The ideological curtain concealing disarmament

Courtesy of Mountain Home Air Force Base

It has always been the case that the enemies of the U.S. are whatever the U.S. is not. This has included Tories, Confederates, Catholics, communists, fascists and terrorists. It begs to invoke an ideological explanation. But, since the start of the Cold War, this too has changed. Following World War II, the Soviet Union did not remain allied to the U.S. for long. Four years after the end of the war, they tested their first nuclear missile. What began as a communist containment program transformed into an arms race with one nucleus — stockpiling weapons of mass destruction. The Berlin Wall fell in 1989, reuniting East Germany with its democratic counterpart. The arms race with the Soviets had ended. Its territories were freed, and it seemed that containment  succeeded. Not only could democracy spread to the East, but communism, under the veil of socialism, could spread westward.

It was not long after that did the Gulf War begin. After Iraq invaded Kuwait, a multilateral force led by the U.S. dispelled Iraqi troops back to their nation. The allies would not appease Iraq as they did during Adolf Hitler’s invasion of Czechoslovakia. A key fixture was Iraq’s capacity to construct weapons of mass destruction (WMDs). The future of their arsenal was halted after a United Nations (UN) decree required they end their program.

In 2003, Operation Iraqi Freedom began under guise that Iraq had ignored the UN mandate. It was not an efficient war, like the one fought a decade earlier. Rather, it dragged on for almost a decade, and the complications surrounding it, including the misleading military intelligence that caused it, fueled growing unpopularity toward the George W. Bush administration.

On Saturday, April 14, President Donald Trump tweeted “Mission Accomplished.” He was referring to the success of the 105 missiles launched against Syria the night before. The missiles crippled the Syrian regime’s ability to further develop its chemical weapons. He was sure not to make the same mistake as his predecessors. Like the Gulf War, the strike was swift and complete. Like the Iraq War, chemical weapons — and the capacity to develop them — would be destroyed.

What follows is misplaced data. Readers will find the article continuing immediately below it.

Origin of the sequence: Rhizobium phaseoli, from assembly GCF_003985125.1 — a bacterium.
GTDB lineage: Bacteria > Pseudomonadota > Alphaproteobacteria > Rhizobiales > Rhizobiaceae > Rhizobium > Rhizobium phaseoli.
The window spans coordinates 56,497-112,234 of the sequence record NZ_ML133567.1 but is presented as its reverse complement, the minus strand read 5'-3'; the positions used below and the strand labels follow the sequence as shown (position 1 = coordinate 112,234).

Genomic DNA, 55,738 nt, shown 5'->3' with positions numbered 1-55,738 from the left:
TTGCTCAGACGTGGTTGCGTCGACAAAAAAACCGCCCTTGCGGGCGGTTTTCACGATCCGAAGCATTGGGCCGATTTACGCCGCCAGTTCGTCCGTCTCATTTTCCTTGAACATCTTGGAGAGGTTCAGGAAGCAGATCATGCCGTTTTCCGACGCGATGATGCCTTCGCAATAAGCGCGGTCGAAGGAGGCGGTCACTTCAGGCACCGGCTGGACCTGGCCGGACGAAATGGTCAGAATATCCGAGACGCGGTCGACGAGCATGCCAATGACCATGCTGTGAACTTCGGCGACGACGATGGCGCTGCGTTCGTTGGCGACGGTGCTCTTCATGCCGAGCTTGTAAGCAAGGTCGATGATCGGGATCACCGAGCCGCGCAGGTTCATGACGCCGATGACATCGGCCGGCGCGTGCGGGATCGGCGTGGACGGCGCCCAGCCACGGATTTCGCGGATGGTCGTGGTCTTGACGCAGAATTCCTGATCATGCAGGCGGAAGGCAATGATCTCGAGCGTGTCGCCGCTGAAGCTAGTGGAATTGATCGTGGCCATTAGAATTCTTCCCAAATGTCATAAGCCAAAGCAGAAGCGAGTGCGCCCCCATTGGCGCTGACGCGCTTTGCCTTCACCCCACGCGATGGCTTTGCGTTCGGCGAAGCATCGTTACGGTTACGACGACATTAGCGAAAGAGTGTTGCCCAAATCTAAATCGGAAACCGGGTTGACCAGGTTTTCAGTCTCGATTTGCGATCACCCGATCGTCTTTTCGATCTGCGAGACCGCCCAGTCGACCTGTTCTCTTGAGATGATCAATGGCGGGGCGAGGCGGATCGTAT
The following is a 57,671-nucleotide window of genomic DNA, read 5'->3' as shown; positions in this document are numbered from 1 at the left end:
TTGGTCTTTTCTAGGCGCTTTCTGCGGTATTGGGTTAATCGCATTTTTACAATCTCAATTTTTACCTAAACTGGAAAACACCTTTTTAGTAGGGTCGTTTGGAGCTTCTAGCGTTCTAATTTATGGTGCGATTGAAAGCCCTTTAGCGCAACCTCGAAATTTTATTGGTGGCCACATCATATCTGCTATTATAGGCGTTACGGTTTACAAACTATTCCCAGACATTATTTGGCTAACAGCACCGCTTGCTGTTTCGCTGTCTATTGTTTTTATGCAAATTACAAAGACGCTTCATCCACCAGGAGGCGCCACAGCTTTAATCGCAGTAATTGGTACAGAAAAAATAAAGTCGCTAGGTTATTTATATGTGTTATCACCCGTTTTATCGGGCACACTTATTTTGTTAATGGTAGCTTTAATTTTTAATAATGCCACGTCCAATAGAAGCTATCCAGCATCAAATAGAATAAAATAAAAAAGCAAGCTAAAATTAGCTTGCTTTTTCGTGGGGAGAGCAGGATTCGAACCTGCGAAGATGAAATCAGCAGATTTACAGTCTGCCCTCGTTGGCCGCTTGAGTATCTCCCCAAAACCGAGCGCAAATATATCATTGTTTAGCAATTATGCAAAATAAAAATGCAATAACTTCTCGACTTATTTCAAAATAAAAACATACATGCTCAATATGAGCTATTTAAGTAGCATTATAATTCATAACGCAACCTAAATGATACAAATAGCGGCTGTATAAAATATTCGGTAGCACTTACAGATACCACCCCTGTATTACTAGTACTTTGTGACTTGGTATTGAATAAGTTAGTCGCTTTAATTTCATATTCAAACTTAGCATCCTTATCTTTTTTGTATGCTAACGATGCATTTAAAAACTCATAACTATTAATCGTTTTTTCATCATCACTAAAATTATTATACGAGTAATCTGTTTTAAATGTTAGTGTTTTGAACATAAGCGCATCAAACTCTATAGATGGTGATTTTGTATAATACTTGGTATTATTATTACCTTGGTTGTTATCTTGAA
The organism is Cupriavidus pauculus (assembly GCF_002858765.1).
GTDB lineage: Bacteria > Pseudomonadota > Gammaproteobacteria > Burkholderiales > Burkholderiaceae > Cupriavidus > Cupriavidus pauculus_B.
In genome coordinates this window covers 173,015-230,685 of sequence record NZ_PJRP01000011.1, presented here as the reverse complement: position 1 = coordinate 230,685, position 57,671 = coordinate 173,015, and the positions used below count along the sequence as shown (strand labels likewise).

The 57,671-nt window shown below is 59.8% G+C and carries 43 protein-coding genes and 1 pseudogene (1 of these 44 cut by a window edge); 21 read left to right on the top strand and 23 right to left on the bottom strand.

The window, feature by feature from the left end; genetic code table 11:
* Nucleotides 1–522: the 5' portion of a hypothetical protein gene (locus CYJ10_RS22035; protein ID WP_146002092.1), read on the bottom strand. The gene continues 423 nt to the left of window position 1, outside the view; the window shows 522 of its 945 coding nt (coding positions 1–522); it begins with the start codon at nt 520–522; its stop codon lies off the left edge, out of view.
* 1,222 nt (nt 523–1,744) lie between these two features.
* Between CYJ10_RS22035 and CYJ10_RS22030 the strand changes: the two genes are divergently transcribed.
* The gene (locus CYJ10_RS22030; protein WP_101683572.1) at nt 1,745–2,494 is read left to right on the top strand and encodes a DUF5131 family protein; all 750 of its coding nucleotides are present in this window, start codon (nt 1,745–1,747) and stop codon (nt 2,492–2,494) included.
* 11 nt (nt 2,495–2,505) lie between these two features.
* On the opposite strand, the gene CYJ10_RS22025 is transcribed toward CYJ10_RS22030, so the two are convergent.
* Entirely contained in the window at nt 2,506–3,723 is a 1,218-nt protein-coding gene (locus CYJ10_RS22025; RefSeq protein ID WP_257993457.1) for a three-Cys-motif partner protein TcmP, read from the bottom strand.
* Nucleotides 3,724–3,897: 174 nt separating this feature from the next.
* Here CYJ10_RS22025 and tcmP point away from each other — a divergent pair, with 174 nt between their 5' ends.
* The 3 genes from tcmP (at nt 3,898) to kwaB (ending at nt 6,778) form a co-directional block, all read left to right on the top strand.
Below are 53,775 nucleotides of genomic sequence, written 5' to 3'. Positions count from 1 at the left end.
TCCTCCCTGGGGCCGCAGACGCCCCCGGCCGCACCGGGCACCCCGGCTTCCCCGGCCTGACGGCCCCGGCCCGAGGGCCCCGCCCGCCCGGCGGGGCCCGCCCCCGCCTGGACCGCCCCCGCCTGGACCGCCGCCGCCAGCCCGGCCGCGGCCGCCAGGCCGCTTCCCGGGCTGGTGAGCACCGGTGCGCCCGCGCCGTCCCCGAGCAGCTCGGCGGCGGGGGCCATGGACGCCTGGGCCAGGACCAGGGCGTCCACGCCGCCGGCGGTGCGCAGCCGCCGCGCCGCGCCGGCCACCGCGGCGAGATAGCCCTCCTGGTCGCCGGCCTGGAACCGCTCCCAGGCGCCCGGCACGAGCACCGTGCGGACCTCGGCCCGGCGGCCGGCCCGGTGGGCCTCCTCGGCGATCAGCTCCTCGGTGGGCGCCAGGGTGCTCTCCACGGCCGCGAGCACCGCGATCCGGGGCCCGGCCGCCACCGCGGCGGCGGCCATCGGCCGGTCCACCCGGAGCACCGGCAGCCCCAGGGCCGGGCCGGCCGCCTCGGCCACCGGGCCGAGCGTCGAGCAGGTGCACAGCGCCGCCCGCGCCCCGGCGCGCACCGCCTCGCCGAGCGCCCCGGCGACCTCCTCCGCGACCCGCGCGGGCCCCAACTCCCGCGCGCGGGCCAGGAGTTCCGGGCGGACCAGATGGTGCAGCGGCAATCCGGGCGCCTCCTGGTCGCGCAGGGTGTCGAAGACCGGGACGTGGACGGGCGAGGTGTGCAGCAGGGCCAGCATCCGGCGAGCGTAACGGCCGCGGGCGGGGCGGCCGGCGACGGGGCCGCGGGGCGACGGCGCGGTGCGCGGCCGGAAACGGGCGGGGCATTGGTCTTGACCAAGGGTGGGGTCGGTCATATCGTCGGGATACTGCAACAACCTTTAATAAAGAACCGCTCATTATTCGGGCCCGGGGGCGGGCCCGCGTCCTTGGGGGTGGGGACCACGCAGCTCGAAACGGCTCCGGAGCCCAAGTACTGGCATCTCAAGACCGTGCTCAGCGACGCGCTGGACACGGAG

Words have been thrown around by pundits and civilians alike, including “terrorist,” “Islamic fundamentalist” and “insurgent.” The Bush-era media frenzy regarding terrorist groups like Al-Qaeda played a part in creating this image and it has persisted through coverage of related groups like the Islamic State. Even if Operation Iraqi Freedom was the catalytic domino that set the Arab Spring in motion, people have shown they can and will take control from oppressive regimes if given the chance. Although the U.S. has claimed that it is spreading democracy to nations which do not have it, the common thread in foreign involvement is the disarmament of WMDs. Oppressed citizens alone cannot end what has the potential to become an escalating arms race reminiscent of the Cold War.

Tensions between Israel and the Middle East persist because issues like the legitimate statehood of Palestine and the occupation of Jerusalem remain salient. However, the overarching conversation involves possession and trade of WMDs. Although Israel is an asset to U.S.-Middle East relations, their refusal to disarm has produced divided opinions internationally, hindering adoption of a WMD-free Middle East because the U.N. agreement omits Israeli participation. Even as eyes turned to Iran, which had begun to develop WMDs, no war was ever initiated because they agreed to sanctions regarding their program. Other violating nations could acquiesce, but they have not. The focus has since shifted to North Korea, who have rarely been labeled as “terrorists.” There is conflict simply because they refuse to halt their WMD programs.

Ideology is no longer the keystone in the arch of American policy. The Cold War left a precedent that Americans still heed. The ideological conflicts that spurred American involvement abroad sugarcoats the dangerous issue of international disarmament. Even through all the upheaval, the Vietnam War was outlined by American nuclear threats aimed explicitly at the Soviet Union. Though ideological containment was successful, it remained in the background to WMD threats, of which events such as the Bay of Pigs can contend.

As the threats of communism tapered hand in hand with disarmament, so too will those of terrorism. Behind any border or beneath any iron curtain, the U.S. persistently seeks WMDs as if it were the cheese in a mouse’s maze. Far removed from the Middle East, North Korea finds itself in the same situation today as all the others who have transgressed before it. It is not the form the dynamic U.S. enemy takes, but the common weapon it conceals. Tit-for-tat with weapons of mass destruction is a dangerous game to play. Rather than fueling the fire, nations must lay down their arms together for the sake of peace.

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